If you need a mortgage, you'll almost certainly need title insurance, and First American Financial (NYSE:FAF) specializes in offering title coverage and related services to those buying residential and commercial real estate. That's been a high-growth industry in recent years, thanks to the renewed boom in real estate following the financial crisis. More recently, though, rising interest rates have led some to worry that the housing market could be in danger of a pullback, and title insurers have seen a drop in business from those seeking to refinance their mortgages because of the lack of cheaper financing options.
Coming into Thursday's third-quarter financial report, First American investors were prepared for the challenges that the company faces, but they still wanted to see some signs of stability even as the market environment grows more volatile. First American's results were solid, but many focused on the slowdown in key areas of its business that could point to longer-term adverse trends. Let's look more closely at First American Financial to see what its performance can tell us about the stock's prospects.
First American stays strong
First American Financial's third-quarter results were generally favorable. Revenue was up almost 1% to $1.52 billion, slightly beating the unchanged sales that most of those following the stock were expecting to see. A big one-time charge related to the termination of First American's pension plan sent GAAP net income down by four-fifths from year-ago levels, but after allowing for that charge and other extraordinary items, adjusted earnings of $1.05 per share were higher than the consensus forecast from investors of $1 per share.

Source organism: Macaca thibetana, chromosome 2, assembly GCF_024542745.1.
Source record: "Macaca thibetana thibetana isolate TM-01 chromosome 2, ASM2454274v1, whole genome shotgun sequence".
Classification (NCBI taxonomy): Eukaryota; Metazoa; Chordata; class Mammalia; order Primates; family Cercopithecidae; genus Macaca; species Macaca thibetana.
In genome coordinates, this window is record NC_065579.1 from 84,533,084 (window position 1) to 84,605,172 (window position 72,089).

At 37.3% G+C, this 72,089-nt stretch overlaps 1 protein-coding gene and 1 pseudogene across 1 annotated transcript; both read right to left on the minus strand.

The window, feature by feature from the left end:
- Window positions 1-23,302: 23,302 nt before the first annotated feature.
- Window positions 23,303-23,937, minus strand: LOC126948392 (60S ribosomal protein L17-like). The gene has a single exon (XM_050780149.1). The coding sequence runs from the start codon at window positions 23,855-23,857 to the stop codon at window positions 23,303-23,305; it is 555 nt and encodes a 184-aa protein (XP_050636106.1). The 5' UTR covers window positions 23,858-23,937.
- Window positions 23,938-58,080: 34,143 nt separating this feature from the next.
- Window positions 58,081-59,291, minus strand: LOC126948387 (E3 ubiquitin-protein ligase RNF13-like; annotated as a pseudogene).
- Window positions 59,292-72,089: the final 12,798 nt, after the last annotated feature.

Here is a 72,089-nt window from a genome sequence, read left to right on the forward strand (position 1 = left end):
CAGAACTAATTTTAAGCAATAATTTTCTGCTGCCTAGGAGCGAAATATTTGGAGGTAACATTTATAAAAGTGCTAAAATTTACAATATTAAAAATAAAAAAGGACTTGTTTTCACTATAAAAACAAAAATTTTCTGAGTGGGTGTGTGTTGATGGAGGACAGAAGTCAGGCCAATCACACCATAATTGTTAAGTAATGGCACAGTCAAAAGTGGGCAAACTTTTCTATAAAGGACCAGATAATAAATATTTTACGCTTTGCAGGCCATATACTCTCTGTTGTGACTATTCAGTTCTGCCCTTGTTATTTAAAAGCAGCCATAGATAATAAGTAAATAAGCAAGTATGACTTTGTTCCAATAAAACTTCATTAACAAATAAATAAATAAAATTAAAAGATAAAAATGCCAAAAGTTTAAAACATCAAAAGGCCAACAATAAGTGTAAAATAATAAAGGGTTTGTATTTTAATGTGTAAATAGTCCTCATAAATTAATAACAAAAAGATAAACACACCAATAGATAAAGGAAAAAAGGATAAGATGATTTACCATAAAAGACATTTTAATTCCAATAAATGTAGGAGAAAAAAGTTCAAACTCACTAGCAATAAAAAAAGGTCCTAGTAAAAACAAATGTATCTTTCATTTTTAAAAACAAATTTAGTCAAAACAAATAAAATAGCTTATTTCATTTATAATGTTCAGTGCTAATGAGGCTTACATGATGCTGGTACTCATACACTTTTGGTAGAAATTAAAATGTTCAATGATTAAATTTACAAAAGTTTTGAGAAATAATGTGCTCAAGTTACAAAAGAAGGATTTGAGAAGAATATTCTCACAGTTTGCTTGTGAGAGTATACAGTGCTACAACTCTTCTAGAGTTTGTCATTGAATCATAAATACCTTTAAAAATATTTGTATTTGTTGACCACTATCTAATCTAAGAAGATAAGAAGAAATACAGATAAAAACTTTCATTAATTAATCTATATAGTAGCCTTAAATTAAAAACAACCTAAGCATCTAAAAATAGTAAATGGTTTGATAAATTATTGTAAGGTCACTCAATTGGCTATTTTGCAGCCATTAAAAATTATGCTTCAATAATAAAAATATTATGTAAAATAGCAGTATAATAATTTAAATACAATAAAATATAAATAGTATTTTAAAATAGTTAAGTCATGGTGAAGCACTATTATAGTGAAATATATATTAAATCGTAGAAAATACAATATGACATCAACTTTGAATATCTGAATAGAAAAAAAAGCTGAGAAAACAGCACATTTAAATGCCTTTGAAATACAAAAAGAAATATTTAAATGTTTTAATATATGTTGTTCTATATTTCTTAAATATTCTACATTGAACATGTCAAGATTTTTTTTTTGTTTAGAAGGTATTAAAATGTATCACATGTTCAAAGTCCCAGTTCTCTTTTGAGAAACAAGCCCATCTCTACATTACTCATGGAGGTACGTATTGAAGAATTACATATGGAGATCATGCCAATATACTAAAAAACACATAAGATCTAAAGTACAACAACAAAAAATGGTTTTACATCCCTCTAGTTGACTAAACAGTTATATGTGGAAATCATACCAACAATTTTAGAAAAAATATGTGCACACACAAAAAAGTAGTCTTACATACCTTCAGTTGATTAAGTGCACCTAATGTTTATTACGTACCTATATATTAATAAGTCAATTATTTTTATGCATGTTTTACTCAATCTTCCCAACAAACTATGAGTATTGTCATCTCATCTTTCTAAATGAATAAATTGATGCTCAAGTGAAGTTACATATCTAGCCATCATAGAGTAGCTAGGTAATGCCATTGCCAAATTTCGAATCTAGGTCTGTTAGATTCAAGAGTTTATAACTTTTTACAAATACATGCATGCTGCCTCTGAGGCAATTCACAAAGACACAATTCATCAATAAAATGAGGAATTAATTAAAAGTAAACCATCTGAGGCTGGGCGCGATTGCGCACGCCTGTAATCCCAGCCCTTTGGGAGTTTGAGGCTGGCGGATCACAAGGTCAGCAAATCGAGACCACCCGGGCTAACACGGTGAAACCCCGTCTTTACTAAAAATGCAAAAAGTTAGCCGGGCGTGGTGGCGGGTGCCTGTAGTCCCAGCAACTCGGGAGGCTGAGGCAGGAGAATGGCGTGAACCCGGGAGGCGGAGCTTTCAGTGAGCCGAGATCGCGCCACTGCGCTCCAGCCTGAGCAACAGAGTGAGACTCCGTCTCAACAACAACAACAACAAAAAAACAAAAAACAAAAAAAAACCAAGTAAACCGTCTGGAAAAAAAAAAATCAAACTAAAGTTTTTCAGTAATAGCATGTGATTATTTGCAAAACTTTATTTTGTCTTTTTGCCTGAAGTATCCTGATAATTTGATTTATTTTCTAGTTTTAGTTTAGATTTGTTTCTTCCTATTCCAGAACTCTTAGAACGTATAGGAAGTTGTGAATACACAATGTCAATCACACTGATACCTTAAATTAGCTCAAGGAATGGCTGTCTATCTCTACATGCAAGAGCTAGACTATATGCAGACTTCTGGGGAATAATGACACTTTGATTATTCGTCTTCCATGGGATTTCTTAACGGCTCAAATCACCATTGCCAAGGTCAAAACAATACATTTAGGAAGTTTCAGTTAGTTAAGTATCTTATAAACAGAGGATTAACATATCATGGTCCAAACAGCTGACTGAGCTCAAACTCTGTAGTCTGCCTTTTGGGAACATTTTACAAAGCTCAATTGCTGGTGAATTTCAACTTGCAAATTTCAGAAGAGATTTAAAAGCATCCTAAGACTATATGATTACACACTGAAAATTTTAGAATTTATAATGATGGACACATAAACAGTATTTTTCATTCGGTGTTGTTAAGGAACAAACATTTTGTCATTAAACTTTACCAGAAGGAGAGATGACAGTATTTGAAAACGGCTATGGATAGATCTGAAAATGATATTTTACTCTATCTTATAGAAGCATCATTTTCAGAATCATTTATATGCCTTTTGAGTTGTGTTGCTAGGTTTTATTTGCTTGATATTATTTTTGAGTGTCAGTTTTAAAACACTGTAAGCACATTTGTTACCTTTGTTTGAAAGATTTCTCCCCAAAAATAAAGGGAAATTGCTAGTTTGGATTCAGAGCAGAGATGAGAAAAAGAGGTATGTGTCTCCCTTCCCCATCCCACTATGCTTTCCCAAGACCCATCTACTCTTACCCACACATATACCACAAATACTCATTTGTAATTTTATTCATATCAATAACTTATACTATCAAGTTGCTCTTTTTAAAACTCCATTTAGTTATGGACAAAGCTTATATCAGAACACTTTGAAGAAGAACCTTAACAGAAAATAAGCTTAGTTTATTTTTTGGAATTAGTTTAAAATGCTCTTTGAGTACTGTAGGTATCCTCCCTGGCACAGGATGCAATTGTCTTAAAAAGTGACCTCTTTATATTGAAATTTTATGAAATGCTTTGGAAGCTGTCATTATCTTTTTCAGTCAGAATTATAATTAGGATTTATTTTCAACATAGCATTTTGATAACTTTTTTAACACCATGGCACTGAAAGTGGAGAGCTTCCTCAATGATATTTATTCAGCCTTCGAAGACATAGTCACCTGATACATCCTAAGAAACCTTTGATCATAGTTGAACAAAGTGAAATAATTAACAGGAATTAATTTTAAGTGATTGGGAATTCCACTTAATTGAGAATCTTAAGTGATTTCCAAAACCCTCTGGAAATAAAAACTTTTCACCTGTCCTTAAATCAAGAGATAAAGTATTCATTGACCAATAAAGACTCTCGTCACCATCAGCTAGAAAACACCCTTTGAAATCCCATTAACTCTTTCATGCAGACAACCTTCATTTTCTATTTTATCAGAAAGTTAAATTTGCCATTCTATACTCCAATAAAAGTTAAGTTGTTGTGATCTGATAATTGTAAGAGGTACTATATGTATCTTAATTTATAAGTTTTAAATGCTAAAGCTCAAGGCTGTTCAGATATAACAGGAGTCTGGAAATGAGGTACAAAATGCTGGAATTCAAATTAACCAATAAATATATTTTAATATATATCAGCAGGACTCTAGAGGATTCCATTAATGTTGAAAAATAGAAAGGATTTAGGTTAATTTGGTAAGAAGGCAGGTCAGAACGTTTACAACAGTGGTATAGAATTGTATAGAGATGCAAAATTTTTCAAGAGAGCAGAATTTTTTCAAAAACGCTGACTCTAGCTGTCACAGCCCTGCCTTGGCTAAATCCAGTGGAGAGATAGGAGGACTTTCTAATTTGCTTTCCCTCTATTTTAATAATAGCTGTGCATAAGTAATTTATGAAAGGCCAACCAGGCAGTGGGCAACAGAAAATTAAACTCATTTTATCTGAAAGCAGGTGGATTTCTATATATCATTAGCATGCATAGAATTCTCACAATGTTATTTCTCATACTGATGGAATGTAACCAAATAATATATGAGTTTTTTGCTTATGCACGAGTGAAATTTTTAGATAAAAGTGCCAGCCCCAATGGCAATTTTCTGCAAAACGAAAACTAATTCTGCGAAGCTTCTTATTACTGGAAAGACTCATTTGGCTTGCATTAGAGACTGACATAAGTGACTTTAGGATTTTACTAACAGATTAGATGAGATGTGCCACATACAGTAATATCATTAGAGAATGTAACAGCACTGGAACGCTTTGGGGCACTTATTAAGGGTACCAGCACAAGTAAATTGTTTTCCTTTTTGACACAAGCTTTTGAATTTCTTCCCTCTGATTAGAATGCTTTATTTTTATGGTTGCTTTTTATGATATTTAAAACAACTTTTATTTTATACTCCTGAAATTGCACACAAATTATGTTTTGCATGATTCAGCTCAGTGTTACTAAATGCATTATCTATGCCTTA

The key title insurance and services business showed the crosswinds that First American has had to fight. Overall segment revenue was up about 0.1%, but pretax segment income was down 4% from the year-ago quarter. First American said that the number of direct title orders that it closed plunged by a fifth to 214,300, but average revenue per order jumped by almost a quarter, leading the two figures to roughly offset each other. Slower refinancing activity was primarily responsible for the transaction volume hit, but title premiums tend to be higher on home purchase transactions and on commercial real estate purchases. Rising real estate values also added to performance, because title insurance costs are related to the value of the property covered. Although closed commercial order counts fell by 900 to 19,400, average revenue per order jumped almost 10% to $9,000. First American also brought in 6% more revenue from its information products division, and higher interest rates helped boost investment income by nearly a third from the year-earlier period.
First American's specialty insurance business did even better. Revenue was up about 8%, and pretax income more than tripled due largely to more favorable loss experience and higher premiums in the home warranty business. The company's property and casualty business saw higher claim losses, but loss ratios remained encouraging.
What's next for First American Financial?
CEO Dennis Gilmore was fine with how First American did during the quarter. "We are seeing sustained growth in our purchase business," Gilmore said, "and the positive momentum in our commercial business continued." The CEO also noted that despite refinance market declines, that market has hit an equilibrium at which First American can appropriately respond to lower volumes.
First American also sees a bright future. Seasonal strength in the commercial business and continued growth opportunities for home purchase activity should make the fourth quarter relatively strong. Moreover, Gilmore said that he doesn't expect any significant impact on First American's results from the recent hurricanes and wildfires hitting different areas of the country.
Even with the optimistic outlook from the company, shareholders didn't seem entirely comfortable with First American Financial's assessment of the situation. The stock fell more than 2% in premarket trading following the announcement. Yet if the title insurer can deal with rising interest rates and their negative impact on refinancing transactions as well as it has recently, then First American has already demonstrated an ability to endure tougher conditions without seeing material impacts to its fundamental business performance.